Royal Festival Hall
Bruckner – Symphony no.8 in C minor (ed. Haas)
Daniel Barenboim (conductor)
Having spent some of today wondering whether I had been a little harsh on last night’s performance of Bruckner’s Seventh Symphony from the Staatskapelle Berlin and Daniel Barenboim, I am delighted to report that this performance of the Eighth represented a thoroughgoing success. (It also tends to confirm me in my belief that the shortcomings, though certainly not grievous, of the earlier performance were worth noticing and reporting.) It was a definite advantage now to be sitting in the Front Stalls, my previous position at the back of the Rear Stalls undoubtedly having dulled the orchestral sound, though by the same token, the standard of execution from the Staatskapelle Berlin was now less variable.
For the sound Barenboim extracted from his orchestra emerged both more ‘settled’ and simply – in reality, of course, there is nothing simple about this – more consistently ‘right’. I was immediately taken at the opening of the first movement by the translucency of the strings in particular, that quality putting me in mind of the truly great recording of this work made by the Vienna Philharmonic Orchestra under Boulez. (That was the performance that first made the symphony ‘work’ for me, enabling a return to Karajan, Giulini, et al., before turning to more ‘historical’ recordings.) The orchestra managed somehow to balance that translucency with due weight – if that makes any sense at all! It was certainly not ‘heavy’ in a stereotypically ‘old school’ sense, but nor was there any nonsense about thinning of textures and so on. (Brucknerians may regret the ambivalence of many listeners to some at least of the composer’s music, but they should think themselves lucky that they have suffered less from puritanical, ‘authenticke’ practices than most other nineteenth-, let alone eighteenth-century masters, Roger Norrington notwithstanding.) Heart-stopping solos from French horn and oboe enabled Bruckner for once genuinely look forward to Mahler, perhaps even – and please forgive me should this offend, for it is certainly not intended to do so – to Strauss’s Alpine Symphony. At any rate, there was a sense of wondrous vistas opening up, in a fashion I tend to associate more with Mahler and, in that particular case, Strauss. The brass section was on uniformly better form than it had been for the Seventh (though I still treasure the memory of the Wagner tubas in the slow movement of that work.) There was, as this movement progressed, a sense of the apocalyptic that I had missed on that occasion too – partly, I think, a matter of surer control on Barenboim’s part, for not once did he seem to waver.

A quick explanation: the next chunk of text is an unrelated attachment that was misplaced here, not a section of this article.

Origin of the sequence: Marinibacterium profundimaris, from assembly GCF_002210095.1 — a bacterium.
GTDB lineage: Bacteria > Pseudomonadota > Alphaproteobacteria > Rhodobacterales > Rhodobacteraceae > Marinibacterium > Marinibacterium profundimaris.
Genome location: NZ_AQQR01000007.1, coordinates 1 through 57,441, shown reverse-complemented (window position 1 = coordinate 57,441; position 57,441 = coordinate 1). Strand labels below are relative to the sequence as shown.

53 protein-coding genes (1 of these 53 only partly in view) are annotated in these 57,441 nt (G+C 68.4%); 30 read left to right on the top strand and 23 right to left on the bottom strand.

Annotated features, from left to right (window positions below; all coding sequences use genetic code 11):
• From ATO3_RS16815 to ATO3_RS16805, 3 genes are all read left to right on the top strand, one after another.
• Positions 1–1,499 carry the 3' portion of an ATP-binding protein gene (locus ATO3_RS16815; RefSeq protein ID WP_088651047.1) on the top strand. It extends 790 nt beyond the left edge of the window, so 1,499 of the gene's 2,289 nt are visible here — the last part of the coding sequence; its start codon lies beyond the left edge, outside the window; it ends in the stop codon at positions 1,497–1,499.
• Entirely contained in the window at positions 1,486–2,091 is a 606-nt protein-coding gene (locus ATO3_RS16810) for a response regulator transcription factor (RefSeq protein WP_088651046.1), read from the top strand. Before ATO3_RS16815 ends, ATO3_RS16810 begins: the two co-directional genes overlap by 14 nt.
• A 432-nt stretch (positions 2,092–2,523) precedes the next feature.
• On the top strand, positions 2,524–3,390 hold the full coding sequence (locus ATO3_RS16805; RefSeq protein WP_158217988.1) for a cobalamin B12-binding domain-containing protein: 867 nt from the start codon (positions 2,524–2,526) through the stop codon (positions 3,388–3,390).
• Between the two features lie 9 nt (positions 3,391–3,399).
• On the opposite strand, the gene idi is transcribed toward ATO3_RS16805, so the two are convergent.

Such command, especially in terms of of harmonic rhythm, was greatly in evidence in the scherzo, adding considerably to dramatic tension. The warm tone of the Staatskapelle’s cellos at the opening is worthy of especial mention, likewise the ‘natural’ – I know, a loaded word – impression of changing organ registration. There was, though, a slight sense of disappointment in the way that the scherzo, first time around, rather fizzled out; this was more or less the only occasion on which the orchestra sounded tired, failing to further that apocalyptic tendency I referred to above. There was some beautifully detailed playing in the trio, not least from the harps; silences were given their proper due, save for the intervention of a mobile telephone.
The opening of the slow movement benefited from violin tone that was rich and yet veiled: mysterious, even in a theological sense. Barenboim and the orchestra revelled – and how or why could one not? – in the Wagnerian harmonies, always shaped with conviction, neither rushed nor indulged. If I had missed that sense of the apocalyptic in the scherzo, it was present at the opening of the finale: strings, brass, and of course kettledrums. Barenboim demonstrated the difference between drive and the merely hard-driven, his structural and dramatic command clear throughout. Occasionally I wished for something still more ‘dramatically’ conceived, but this apparently more ‘objective’ approach – and I am talking about matters of degree here – was undoubtedly successful on its own terms.
Anything to grumble about, then? The programme note, I am afraid, left more than a little to be desired. One does not necessarily expect full treatment of analytical controversies, though in the case of Bruckner there is a greater case for such discussion than with almost any other composer. Nevertheless, to read, ‘The central trio section [of the scherzo] embraces some of the most inspired music Bruckner ever pinned,’ without further comment on that music, does not suffice. Moreover, phrases such as ‘thoroughly authentic’ ought long since to have been consigned to the dustbin of history. The musical performance, however, exhibited a conviction that rendered such thoughts unnecessary. Purists may have cavilled at Barenboim's use of the Haas edition, but Barenboim, like Boulez and many others before him, made the case for it as the most convincing option for this symphony.